And he would not have gotten caught but for him having a -

VAN SUSTEREN: And that shows the cleverness -

WILLIAMS: -- killed this woman.

VAN SUSTEREN: -- or at least not thinking that he is not going to get caught, that he knew right from wrong.

WILLIAMS: How many sane people you know have 16 pairs of panties under their bed?

VAN SUSTEREN: That's not insanity to have 16 pairs of panties. It's weird.

GRIMM: Evidence that he knew right from wrong is that he tried to commit suicide. So he's suffering from grief. They can bring it in as evidence, that he tried to commit suicide.


CARDOZA: Sure, the grief he was caught. What Ted's talking about, and the way it might work, is to engage the psychiatrists and then use them to bring down the degree from a first to a second, maybe to a manslaughter. But that's the best you will do in this case. You have the gun, you have the panties, and you have those flex cuffs in his room that match the flex cuffs on the victim.

VAN SUSTEREN: I don't know. That might "be the best bet." But I'll tell you one thing is that we used to refer to those as slow pleas, trials like this, because it might as well as be a plea of guilty, because the evidence is piling up.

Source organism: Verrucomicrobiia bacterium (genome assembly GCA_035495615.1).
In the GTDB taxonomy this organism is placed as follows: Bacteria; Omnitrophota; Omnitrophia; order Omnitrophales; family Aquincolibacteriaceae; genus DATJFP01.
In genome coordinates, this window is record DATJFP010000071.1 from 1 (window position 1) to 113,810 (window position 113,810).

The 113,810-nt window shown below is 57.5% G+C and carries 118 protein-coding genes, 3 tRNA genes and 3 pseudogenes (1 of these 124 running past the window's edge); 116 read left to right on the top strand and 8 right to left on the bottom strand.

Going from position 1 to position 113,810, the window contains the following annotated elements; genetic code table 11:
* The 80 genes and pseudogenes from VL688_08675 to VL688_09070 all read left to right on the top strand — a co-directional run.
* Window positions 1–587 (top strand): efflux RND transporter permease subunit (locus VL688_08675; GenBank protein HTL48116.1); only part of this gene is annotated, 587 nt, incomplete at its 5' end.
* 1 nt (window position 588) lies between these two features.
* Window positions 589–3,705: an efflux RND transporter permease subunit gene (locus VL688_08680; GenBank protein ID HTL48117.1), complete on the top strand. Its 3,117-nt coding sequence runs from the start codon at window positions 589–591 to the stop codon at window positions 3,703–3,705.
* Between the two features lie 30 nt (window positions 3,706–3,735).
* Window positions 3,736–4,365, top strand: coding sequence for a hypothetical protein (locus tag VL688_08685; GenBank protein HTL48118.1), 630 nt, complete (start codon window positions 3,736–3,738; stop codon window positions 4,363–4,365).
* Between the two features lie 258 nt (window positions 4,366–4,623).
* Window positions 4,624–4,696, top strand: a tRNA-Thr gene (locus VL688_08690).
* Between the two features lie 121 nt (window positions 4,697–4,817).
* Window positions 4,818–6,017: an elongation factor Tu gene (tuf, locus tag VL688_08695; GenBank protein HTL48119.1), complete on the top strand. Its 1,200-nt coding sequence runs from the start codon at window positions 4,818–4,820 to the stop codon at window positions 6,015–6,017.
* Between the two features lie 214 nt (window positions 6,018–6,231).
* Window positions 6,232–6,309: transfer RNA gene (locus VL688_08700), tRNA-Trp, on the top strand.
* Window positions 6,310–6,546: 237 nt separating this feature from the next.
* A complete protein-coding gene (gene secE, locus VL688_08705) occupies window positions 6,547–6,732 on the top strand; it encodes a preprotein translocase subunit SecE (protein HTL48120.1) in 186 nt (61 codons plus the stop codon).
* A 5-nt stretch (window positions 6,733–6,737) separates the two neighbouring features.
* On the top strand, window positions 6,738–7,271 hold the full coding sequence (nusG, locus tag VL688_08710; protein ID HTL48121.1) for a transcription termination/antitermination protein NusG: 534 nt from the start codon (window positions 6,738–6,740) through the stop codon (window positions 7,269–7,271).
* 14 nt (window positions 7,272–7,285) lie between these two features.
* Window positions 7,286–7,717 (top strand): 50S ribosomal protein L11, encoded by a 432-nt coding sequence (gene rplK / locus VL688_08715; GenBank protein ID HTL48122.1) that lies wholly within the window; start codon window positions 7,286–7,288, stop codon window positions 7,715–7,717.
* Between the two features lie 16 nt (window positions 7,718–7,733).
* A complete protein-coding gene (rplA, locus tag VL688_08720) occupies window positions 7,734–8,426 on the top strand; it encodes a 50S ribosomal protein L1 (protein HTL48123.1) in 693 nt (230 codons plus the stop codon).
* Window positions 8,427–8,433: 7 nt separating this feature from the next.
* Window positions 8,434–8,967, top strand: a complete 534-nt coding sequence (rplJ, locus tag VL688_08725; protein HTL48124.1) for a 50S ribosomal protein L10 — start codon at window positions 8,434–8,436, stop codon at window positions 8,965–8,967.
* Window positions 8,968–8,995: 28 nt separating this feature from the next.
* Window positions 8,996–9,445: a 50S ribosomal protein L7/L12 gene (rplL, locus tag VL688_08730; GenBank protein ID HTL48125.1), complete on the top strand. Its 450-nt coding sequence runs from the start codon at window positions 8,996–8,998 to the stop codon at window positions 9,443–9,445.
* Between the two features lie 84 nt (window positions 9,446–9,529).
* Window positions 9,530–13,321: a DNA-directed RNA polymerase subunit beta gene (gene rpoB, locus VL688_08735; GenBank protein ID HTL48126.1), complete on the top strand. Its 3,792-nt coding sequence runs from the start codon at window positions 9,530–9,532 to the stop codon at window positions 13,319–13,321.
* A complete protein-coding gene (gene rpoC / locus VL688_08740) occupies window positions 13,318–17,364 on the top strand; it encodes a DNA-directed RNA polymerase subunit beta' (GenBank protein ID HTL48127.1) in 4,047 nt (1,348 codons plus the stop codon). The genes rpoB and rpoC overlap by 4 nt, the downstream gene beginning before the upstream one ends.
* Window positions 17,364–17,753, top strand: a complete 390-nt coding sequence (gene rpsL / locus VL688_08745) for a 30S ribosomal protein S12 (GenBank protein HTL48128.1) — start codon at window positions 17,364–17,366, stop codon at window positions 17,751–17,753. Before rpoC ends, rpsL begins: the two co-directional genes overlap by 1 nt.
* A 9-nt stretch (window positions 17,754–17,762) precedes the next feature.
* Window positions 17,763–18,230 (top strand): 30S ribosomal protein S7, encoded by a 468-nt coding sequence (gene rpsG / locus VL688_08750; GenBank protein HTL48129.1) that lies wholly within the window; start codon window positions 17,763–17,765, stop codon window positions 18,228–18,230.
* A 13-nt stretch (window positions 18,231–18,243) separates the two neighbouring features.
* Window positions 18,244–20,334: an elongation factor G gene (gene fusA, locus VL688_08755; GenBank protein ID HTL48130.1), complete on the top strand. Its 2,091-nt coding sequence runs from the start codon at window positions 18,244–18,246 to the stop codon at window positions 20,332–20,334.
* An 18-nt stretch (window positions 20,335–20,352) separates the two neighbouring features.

CARDOZA: Absolutely.

VAN SUSTEREN: All right, let's move on to Casey Anthony. Bernie, they testing, they took like 22 pairs of her shoes, tested them for soil, and the soil isn't from where the remains were found, Casey Anthony.

GRIMM: Yes. It came up negative on that. And on the testing for inhalants, they tested for everything but -

VAN SUSTEREN: On the hair.

GRIMM: On the hair, they subject to mass spectrometering. And people that watch this show that take chemistry and paid attention in biology will understand this. I didn't, and I don't think Ted did either.

But, yes, it sort of came up with, the way these FBI reports read, they talk in double negatives, so they're hard to read. But it seems to me it came up with nothing.

VAN SUSTEREN: Ted, that hurts the prosecution's case if their theory is that the child had chloroform. They do the test on the hair, and there is no chloroform residue in the hair.

WILLIAMS: I think they really have a serious problem in this.

What they have going for them is we know it -- and by the way, I was down in Orlando at the home of this, of Caylee Anthony. What they have going more than anything else is that this woman did not report her child missing for a month.

VAN SUSTEREN: And she was out getting a tattoo and living it up.

WILLIAMS: And living it up. And that's what is going to harm her. The physical evidence right now is just not there.

VAN SUSTEREN: Michael, I will give you the last word of this.

CARDOZA: That case will come down to an argument to the jury, because the defense is going to pound away at the scientific evidence, and that being the lack of scientific evidence to prove that she did it. There will be that to death in an argument.

VAN SUSTEREN: And, of course, I think also they are going to replay probably some of those jail interviews where she looks anything but remorseful. She looks like a really lousy, rotten mother, and the jury is going to absolutely hate her, and the defense lawyer will try to say pay attention to the evidence--

CARDOZA: It's not enough.

VAN SUSTEREN: -- it's not whether they hate you. I am just saying that it hurts. I didn't say that it was enough, but that it hurts very much.

Panel, thank you.